It was an international effort to build the facility. Funding for the $70 million airport came not only from the Palestinian Authority but also Egypt, Germany, Spain and Sweden. Moroccan architects designed the airport to resemble one in Casablanca. For the airport’s fledgling national carrier, two Fokker 50s were donated by the Dutch and one Boeing 727 by a Saudi prince.
Yet it took years of negotiations for the airport to finally open, in 1998, with President Bill Clinton pushing Israeli Prime Minister Benjamin Netanyahu to agree to it when he met with Palestinian leader Yasser Arafat during a meeting in Wye Oak, Md., in October 1998.
When the airport opened the following month, it was informally dubbed Yasser Arafat International Airport and had the code GZA. President Clinton and Hillary Clinton attended a ribbon-cutting ceremony.
Though Israel still ultimately controlled much of what went on at the airport, including monitoring passports and bags, it was still a symbolic victory. The Post report from 1998 noted that the airport would likely cut down the time of a journey from Gaza to Amman, Jordan, from 12 hours to three or four.
But the Israeli government remained concerned about the airport, suggesting to foreign reporters that it could ultimately be used to bring in weaponry or extremists. As the peace process faltered and the Second Palestinian Intifada broke out in 2000, Israel halted flights from the airport.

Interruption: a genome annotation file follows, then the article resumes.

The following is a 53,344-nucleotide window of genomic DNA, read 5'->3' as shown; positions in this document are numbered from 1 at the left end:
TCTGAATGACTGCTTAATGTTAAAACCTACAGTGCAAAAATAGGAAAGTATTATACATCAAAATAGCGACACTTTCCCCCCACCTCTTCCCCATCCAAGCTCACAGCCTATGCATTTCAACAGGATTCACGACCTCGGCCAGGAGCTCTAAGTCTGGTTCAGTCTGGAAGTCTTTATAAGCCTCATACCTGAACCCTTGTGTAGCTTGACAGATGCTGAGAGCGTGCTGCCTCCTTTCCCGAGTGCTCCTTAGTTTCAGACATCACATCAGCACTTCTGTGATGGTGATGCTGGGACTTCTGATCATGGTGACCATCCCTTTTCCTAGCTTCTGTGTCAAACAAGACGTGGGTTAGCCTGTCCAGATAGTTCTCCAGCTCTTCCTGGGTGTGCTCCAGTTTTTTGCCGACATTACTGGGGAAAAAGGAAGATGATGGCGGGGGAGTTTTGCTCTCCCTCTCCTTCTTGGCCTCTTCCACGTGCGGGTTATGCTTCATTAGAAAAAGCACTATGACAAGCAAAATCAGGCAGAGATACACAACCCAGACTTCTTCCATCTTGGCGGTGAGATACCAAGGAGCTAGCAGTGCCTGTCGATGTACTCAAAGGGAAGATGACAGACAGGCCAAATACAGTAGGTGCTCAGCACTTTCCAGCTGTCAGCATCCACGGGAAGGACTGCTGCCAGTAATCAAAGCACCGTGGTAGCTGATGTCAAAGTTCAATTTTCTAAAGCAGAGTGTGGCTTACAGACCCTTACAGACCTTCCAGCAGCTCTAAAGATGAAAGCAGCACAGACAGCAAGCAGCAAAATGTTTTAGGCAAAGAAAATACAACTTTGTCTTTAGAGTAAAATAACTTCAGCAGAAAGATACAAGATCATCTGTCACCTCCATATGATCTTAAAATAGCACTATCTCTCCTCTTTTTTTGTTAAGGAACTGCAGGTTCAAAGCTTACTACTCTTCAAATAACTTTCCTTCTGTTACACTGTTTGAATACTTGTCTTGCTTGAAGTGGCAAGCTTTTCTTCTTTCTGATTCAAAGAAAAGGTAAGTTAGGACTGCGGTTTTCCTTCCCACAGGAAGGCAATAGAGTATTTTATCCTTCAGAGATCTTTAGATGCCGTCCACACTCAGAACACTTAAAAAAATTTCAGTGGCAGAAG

The following December, Israeli bulldozers tore up the runway while jets bombed the control tower after deadly suicide bombings by Palestinians in Israel. Airport workers staffed the building until 2006 before finally abandoning it.
Israel has bombed the airfield facilities repeatedly in the following years, while looters have ransacked the buildings, leaving them husks.
A child plays in front of the deserted terminal of the Gaza Strip’s former Yasser Arafat International Airport on June 24. (Said Khatib/AFP/Getty Images)
Hamas, which has controlled the Gaza Strip since 2007, had periodically demanded that the airport be reopened during negotiations. However, there has been little appetite from the Israeli government to revisit the concept of a Palestinian airport, while the United States, too, has balked at the idea of giving Hamas control of airport security in a post-9/11 world.
The 96-page Peace to Prosperity plan mentions neither an airport in Gaza nor the long-held Palestinian hope for a seaport in Gaza.
Its sole concession to the issues surrounding freedom of movement are confined to a “transportation network” between West Bank and Gaza — a revival of another plan that dates to the Oslo peace process but collapsed amid the Second Intifada.
The Trump administration may recognize that in the current political environment, proposing the reopening of an airport in Gaza may be a flight of fancy. But without addressing the issues of autonomy that the ruined airport represents, it’s hard to see how the plan’s broader ambitions could ever get off the ground.